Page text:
Toronto police task force mulls charging new 911 fee
Ontario among 3 provinces where residents don’t pay fee to operate 911 call centres
The Toronto police overhaul could wind up costing you money, in the form of a new fee on your phone bill.
The transformational task force, which is aiming to modernize the city's police service and cut down on its $1 billion budget, proposes adding a new 911 "cost recovery fee" for all land and wireless telephone users.
Currently, everyone pays their phone carrier a service fee, which goes toward maintaining the network. But Toronto police — which answers the calls for police, fire and paramedics — doesn't charge a specific fee.
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Across Canada, provincial governments or municipal governments charge an additional fee to run their 911 operations ranging from 40-75 cents per month.
Ontario is one of only three provinces that doesn't charge a 911 user fee, said Cheryl McNeil, a public safety operations planner with the police force who is serving on the task force.
It's too early to say how much the potential fee would cost, McNeil said, but the fee would likely be charged monthly.
Coun. Shelley Carroll, a member of the Toronto police services board, defended the cost recovery fee after the board met Friday.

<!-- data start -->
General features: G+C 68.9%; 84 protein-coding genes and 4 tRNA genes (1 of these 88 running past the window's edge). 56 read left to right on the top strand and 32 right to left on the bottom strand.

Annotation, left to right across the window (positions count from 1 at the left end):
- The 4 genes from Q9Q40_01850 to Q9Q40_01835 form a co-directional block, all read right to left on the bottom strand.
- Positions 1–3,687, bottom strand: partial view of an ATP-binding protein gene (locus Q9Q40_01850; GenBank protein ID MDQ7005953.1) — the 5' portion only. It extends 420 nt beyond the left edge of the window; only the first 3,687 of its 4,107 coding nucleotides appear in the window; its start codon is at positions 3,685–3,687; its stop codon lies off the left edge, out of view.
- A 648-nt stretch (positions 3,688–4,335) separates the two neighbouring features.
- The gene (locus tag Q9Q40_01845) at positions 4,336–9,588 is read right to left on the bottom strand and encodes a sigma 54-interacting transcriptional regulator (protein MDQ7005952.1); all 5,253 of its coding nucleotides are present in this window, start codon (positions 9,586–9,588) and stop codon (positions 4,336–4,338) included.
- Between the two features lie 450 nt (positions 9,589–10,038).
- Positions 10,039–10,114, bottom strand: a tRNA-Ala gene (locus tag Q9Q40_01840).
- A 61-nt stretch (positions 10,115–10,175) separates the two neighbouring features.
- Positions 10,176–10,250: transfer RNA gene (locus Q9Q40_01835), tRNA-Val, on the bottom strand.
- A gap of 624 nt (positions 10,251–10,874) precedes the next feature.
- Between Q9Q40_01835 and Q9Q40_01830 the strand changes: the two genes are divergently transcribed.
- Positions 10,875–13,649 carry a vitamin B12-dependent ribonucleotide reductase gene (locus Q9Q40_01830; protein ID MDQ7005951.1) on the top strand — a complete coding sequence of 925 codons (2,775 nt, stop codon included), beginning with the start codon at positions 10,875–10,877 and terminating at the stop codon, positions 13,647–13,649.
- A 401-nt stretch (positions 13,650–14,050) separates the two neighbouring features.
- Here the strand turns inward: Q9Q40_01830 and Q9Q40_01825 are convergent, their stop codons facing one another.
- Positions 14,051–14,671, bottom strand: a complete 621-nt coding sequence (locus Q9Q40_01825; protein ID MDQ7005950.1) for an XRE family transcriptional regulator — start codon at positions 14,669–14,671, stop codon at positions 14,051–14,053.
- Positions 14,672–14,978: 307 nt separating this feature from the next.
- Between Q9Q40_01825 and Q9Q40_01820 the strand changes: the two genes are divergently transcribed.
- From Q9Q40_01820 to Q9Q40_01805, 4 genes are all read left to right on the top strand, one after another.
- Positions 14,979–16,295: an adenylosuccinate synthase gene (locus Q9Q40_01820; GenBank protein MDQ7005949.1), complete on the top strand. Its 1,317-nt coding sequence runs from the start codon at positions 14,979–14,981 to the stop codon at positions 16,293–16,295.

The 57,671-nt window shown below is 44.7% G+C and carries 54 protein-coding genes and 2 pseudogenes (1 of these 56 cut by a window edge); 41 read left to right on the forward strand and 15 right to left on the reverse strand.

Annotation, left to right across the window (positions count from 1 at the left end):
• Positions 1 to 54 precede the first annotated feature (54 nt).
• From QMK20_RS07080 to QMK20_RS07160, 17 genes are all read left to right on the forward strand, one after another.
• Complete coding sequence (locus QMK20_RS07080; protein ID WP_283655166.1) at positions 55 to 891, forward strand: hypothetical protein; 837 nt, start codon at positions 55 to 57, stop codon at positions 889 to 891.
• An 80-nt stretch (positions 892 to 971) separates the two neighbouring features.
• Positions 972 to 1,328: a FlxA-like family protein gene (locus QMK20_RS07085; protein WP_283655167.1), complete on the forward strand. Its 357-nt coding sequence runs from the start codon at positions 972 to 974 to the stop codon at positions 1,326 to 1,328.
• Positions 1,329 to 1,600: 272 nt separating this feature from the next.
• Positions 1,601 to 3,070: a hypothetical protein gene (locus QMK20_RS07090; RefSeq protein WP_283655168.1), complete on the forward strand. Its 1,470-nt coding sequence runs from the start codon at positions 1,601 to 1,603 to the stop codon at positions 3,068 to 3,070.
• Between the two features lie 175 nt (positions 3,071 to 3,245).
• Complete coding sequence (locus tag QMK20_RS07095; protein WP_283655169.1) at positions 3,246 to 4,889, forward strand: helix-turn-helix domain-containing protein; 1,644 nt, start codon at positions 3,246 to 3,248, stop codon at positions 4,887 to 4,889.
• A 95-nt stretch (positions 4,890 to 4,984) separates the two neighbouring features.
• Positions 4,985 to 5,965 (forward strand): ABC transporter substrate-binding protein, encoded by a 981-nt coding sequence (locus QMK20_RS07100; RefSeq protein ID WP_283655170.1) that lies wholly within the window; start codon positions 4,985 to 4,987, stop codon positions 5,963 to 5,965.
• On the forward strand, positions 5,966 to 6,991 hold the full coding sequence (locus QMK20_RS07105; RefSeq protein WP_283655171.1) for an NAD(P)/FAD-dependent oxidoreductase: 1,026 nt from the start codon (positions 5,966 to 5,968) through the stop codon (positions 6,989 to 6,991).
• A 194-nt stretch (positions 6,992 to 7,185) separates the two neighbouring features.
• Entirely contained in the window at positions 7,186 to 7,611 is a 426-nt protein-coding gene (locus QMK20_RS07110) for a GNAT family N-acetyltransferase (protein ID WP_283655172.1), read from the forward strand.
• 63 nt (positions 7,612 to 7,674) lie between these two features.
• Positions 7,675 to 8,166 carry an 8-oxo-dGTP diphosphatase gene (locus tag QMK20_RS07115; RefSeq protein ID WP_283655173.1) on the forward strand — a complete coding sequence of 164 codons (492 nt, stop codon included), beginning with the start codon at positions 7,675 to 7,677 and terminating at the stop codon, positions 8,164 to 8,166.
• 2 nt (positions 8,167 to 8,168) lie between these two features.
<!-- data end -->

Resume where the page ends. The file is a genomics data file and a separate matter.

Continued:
"People might balk at it, but what we're talking about is a model that works in eight provinces and yet we have one of the most expensive 911 operations out there," she told CBC News. "When we say modernizing, we mean harmonizing with what's been going on in a number of places."
A few people on Toronto's streets questioned why they should pay for the 911 service.
"It should remain free," Richard Juffour told CBC News. "It's been free for however long we've been using the system so why now?"
The average Canadian fee is 45 cents per month (or $5.40 per year). Newfoundland and Labrador has the highest fees, charging its residents 75 cents per month ($9 per year) for 911 services.
The task force's report, which was debated by the city's police board, notes the proposed fee would also: "provide the foundation for future investments in new 911 technology including allowing the service to receive text messages, photos, videos and better location information."
No details were released about how the city would go about collecting the money.
With files from Michelle Cheung